Combining speed reading strategies for two types of “chunks”, in each section you will read the entire first paragraph and then the first sentence of each paragraph. For the introduction and conclusion, also read the entire last paragraph. Read the topic of all tables and graphs.

The purpose of reading different articles requires attention to different areas. Topic Overview Focus on the introduction and conclusion. Research Ideas Read the introduction and conclusion, look for suggestions for further research in the conclusion, then read critically the methods section. Planning an Experiment Read the methods section critically. General Knowledge Please read the entire article carefully and make sure you understand everything. Assignments for a course Think about the purpose of the assignment. Read critically what you can use to achieve that goal.

How To Read An Academic Article

Treat critical reading as a skill for developing personal and academic responses. This can be developed through practices such as: Highlighting and looking up vocabulary and concepts you are unfamiliar with Noting the main ideas of a text and adding your own responsive comments Talking to others about what you have read Connecting a particular text to others in the syllabus Identifying similar themes or contrast. Explain what the text means to a non-specialist and note what you need to add to make the text understandable (this will help you see any unstated underlying assumptions). Ask yourself: “How can I convince my classmates/teacher that I understand what is being said?”

Sections Of A Paper

Treat critical reading as an attitude toward the communication of ideas. Think of reading articles as listening to someone else’s point of view on a particular topic. Keep an open mind to the fact that your previous ideas may be wrong. Don’t make the mistake of thinking that the author is always right. Remember that the authors of academic papers are trying to persuade you to agree with their ideas. Consider the influence of the author’s ideological affiliations and biases when writing the article and your own when reading it. Be willing to look up vocabulary and concepts in articles that you don’t understand to expand your knowledge and understand them fully.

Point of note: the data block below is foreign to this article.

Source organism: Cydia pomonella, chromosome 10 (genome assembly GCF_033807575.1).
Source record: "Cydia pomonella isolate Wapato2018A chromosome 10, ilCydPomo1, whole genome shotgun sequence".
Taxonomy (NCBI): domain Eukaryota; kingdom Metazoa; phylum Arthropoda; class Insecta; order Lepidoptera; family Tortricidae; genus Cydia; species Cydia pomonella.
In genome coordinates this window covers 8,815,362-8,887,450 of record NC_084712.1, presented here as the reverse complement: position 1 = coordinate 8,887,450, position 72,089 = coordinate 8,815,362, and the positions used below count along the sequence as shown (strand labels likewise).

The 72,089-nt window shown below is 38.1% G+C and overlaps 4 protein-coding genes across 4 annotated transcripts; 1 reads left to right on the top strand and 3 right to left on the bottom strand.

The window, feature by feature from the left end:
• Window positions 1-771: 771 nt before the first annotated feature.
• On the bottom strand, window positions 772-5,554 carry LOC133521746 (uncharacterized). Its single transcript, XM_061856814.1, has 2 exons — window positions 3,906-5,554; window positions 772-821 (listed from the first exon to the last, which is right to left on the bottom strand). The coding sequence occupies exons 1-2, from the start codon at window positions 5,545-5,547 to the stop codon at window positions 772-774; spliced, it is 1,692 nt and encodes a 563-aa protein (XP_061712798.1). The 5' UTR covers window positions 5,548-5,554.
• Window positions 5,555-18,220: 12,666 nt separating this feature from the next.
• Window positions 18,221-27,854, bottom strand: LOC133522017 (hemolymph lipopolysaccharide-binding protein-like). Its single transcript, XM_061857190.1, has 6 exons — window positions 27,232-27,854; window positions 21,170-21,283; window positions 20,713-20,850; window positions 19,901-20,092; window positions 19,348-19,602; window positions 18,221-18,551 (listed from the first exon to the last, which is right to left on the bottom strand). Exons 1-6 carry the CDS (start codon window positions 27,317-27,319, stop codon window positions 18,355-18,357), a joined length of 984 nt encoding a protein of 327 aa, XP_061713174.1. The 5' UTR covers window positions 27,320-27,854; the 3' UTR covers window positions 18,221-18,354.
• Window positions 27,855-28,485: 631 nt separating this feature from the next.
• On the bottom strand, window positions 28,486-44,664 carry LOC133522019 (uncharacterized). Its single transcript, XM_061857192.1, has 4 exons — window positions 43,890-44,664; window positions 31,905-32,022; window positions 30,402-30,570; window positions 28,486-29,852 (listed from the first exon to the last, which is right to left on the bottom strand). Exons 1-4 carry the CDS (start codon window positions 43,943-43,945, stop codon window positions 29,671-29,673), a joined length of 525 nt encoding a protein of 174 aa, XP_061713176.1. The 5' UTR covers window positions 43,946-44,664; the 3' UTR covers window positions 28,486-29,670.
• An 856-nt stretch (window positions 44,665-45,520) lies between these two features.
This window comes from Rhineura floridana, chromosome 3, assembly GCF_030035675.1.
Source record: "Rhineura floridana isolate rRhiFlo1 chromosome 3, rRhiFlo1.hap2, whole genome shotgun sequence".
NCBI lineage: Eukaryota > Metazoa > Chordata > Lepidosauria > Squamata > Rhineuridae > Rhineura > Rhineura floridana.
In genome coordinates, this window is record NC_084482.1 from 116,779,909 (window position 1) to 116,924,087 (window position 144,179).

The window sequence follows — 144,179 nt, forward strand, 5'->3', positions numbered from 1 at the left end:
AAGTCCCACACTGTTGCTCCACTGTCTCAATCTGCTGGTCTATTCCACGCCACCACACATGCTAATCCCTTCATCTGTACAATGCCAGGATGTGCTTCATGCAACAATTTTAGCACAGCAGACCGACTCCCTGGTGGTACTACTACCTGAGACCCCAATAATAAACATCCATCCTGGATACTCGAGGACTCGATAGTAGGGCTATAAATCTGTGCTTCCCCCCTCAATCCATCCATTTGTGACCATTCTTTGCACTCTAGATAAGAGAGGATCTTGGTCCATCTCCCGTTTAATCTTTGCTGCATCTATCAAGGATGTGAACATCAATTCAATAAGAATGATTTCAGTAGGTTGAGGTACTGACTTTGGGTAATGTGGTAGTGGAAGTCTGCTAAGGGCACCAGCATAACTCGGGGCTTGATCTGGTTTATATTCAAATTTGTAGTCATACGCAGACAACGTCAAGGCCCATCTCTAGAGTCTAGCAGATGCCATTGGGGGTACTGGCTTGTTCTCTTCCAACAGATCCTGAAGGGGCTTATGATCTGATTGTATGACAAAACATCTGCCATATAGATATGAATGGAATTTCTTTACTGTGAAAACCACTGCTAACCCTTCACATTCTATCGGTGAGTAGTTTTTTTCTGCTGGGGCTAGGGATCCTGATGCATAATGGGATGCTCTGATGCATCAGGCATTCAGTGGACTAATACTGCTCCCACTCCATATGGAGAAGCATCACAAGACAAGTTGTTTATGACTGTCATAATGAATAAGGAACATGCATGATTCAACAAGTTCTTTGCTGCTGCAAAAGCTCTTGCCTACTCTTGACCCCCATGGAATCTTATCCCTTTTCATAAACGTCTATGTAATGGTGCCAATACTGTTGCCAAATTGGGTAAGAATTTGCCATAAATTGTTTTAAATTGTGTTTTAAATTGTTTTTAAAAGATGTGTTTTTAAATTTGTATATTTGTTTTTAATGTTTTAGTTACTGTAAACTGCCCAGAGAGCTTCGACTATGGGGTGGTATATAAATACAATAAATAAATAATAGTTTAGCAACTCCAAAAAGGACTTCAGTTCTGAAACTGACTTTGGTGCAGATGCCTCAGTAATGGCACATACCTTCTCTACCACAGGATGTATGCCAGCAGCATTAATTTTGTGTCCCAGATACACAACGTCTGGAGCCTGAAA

…think about the following questions to help you read critically: What was the author’s purpose in writing the article/conducting this research? What is the main point of this text? Can you express it in your own words? What type of example to use? Are they useful? Can you think of anyone else? What factors (ideas, people, things) are included? Can you think of anything we missed? Are there any particular biases or frames that are apparent? Can you tell the author’s ‘school of thought’? Can you count the steps of the argument presented? Do all the steps follow logically? Could a different conclusion be drawn from the arguments presented? Is the main idea of ​​the text supported by reliable (well-researched, non-emotional, logical) evidence? Do you agree or disagree with the author? Because? What connections do you see between this text and other texts? How is it different from other texts on the same topic? What are the broader implications… for you, for the discipline?

As you continue reading to discover the subtle rhetorical ways the author uses to build his case, use the following questions to help you sort out the basic components of the author’s argument: 1. Evidence What evidence does the author offer to support his argument? position presented? (Identify all the evidence you find.) What is the nature of each piece of supporting evidence? For example, is it based on empirical research, ethical considerations, common knowledge, or anecdotes? How strong is the evidence? For example, does the research design adequately answer the question asked (#1 above)? Are ethical considerations adequately explored and evaluated? Have you read or heard anything on this topic that confirms or challenges the evidence? 2. Counterarguments What arguments are put forward against the described author’s opinion? Are these arguments conclusively refuted? What evidence is used in the rebuttal? 3. Effectiveness What are the advantages of this article? Is it difficult to read and understand? If yes, why? If not, why not? For example, were you able to follow the flow of the article from thesis to evidence? Does the sentence and paragraph structure and overall organization guide you and help you follow the author’s intent? Does all the material seem relevant to the point being made?

By knowing the purpose of each section, you will find what you need quickly and without getting bogged down in the complicated language of this academic topic.

Pdf) Prof, No One Is Reading You